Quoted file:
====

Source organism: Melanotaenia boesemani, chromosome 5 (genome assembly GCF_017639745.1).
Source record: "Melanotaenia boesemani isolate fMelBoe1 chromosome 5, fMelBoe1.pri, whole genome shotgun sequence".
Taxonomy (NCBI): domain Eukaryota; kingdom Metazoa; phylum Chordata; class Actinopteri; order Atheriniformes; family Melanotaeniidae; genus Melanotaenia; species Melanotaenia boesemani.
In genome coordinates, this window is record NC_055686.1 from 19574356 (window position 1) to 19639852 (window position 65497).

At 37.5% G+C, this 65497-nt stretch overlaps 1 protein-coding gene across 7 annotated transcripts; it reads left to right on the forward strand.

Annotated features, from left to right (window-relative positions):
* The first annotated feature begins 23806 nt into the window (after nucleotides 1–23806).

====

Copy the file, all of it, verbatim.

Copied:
Source organism: Melanotaenia boesemani, chromosome 5 (genome assembly GCF_017639745.1).
Source record: "Melanotaenia boesemani isolate fMelBoe1 chromosome 5, fMelBoe1.pri, whole genome shotgun sequence".
Taxonomy (NCBI): domain Eukaryota; kingdom Metazoa; phylum Chordata; class Actinopteri; order Atheriniformes; family Melanotaeniidae; genus Melanotaenia; species Melanotaenia boesemani.
In genome coordinates, this window is record NC_055686.1 from 19574356 (window position 1) to 19639852 (window position 65497).

At 37.5% G+C, this 65497-nt stretch overlaps 1 protein-coding gene across 7 annotated transcripts; it reads left to right on the forward strand.

Annotated features, from left to right (window-relative positions):
* The first annotated feature begins 23806 nt into the window (after nucleotides 1–23806).